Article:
Used consciously, cynicism – like all human qualities – is valuable. It points us home.
But, in these rather sombre times, it’s easy to get sucked unwittingly into a fixed mindset where all is cynical, and all must be. Then our cynicism is no longer conscious, no longer a tool to be used wisely. It becomes the subtle atmosphere, the immovable background, the unconscious default. Perhaps this happens slowly and accidentally – like a boiling frog. Or maybe we think that such a stance gives us kudos, status and credibility in certain circles.
Either way we’re pulled into a fixed mindset, that then colours all else. Cynicism stops being based on a deeper trust in life and becomes nihilistic and negative – life denying. And then the situation becomes hopeless.
In 2022, why not be cynical about your cynicism?
So why not be cynical about that? If you notice you’ve become habitually cynical about the world, or some aspect of your life, or history, or future, ask yourself:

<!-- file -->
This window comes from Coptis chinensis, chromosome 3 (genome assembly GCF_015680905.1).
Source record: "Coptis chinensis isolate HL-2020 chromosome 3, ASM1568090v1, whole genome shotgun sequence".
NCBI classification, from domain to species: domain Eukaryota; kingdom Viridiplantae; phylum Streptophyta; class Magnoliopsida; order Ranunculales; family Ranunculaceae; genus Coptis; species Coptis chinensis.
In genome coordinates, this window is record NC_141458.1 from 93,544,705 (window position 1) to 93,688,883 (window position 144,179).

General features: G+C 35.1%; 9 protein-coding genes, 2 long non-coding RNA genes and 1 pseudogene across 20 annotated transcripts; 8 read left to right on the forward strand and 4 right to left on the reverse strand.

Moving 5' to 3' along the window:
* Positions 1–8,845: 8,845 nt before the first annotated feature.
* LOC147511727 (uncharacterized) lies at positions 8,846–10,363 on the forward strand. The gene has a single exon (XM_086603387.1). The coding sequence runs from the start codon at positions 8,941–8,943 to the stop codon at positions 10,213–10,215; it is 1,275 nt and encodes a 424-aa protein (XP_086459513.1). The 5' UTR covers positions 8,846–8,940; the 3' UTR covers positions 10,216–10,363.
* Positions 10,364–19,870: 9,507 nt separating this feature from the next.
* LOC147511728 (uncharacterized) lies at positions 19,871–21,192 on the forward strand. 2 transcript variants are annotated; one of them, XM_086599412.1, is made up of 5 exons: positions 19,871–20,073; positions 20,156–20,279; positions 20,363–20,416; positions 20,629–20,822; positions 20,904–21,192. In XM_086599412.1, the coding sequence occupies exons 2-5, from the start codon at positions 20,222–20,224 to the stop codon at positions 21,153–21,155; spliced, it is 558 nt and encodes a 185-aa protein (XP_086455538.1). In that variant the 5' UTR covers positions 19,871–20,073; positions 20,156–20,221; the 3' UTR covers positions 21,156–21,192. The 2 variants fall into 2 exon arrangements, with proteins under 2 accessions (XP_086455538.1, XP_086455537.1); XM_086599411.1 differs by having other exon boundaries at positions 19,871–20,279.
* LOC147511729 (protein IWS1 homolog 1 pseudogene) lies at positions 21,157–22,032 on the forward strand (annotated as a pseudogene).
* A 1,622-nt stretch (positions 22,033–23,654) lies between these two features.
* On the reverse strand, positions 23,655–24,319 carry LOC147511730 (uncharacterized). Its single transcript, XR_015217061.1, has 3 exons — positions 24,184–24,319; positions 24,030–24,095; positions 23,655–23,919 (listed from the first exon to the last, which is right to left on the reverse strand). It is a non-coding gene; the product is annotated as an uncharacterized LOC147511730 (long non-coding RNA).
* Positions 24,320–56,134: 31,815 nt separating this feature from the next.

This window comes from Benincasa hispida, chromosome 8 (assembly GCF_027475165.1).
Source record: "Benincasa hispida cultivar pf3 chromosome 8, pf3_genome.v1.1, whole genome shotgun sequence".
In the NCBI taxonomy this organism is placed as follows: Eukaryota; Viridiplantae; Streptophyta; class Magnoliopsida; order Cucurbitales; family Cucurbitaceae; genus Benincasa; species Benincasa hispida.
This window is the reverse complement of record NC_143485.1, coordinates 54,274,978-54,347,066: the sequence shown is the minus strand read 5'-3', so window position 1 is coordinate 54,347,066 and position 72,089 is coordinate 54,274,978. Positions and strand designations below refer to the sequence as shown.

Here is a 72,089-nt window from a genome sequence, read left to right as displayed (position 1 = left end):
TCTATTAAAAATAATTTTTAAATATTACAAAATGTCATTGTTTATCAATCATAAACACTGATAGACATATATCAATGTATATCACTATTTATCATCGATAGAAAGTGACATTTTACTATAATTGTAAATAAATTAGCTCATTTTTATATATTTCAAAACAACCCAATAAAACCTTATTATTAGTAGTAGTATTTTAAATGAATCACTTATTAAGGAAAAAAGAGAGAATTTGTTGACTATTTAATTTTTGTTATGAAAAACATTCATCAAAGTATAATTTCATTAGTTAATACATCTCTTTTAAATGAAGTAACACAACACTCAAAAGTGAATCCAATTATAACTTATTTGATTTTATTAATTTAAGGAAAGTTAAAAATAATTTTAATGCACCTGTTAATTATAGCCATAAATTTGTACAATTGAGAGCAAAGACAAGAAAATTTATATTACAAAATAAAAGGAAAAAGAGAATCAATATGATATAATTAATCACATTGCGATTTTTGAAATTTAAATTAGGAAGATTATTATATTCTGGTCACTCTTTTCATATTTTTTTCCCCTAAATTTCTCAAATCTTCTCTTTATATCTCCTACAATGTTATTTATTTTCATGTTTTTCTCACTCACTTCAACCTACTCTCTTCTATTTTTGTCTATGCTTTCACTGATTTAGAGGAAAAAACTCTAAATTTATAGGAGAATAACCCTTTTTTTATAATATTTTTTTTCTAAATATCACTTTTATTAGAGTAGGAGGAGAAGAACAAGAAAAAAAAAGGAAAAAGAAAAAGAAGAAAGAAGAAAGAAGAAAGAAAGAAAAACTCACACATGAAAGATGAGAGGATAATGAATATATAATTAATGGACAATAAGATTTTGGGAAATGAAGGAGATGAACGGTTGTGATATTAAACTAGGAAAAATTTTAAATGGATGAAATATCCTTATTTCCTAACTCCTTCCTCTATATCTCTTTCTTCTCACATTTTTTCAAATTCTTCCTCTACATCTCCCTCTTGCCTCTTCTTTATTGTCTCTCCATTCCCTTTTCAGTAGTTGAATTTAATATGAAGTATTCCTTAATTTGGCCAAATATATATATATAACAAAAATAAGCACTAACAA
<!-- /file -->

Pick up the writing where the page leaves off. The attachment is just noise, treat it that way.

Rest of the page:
“What’s so good about being cynical? Maybe cynicism is not all it’s cracked up to be?”
Be consciously and deliberately and playfully cynical about your cynicism. See where that takes you.
A great way to get beyond any fixed mindset is to use its own energy consciously. Another (better) way of saying this is that whenever we can consciously experience and express any energy or quality, it frees us up and provides more space and possibility. When we are fixatedly or unconsciously expressing it, it has us by the neck, and sits in the background, inevitably creating problems and limitation.
This year, be cynical about your cynicism. You may find something light, and free and fun on the other side!
Being naïve as a radical act
Remember that the original cynics went against social norms and conventions in order to untap a deeper wellspring of life and freedom.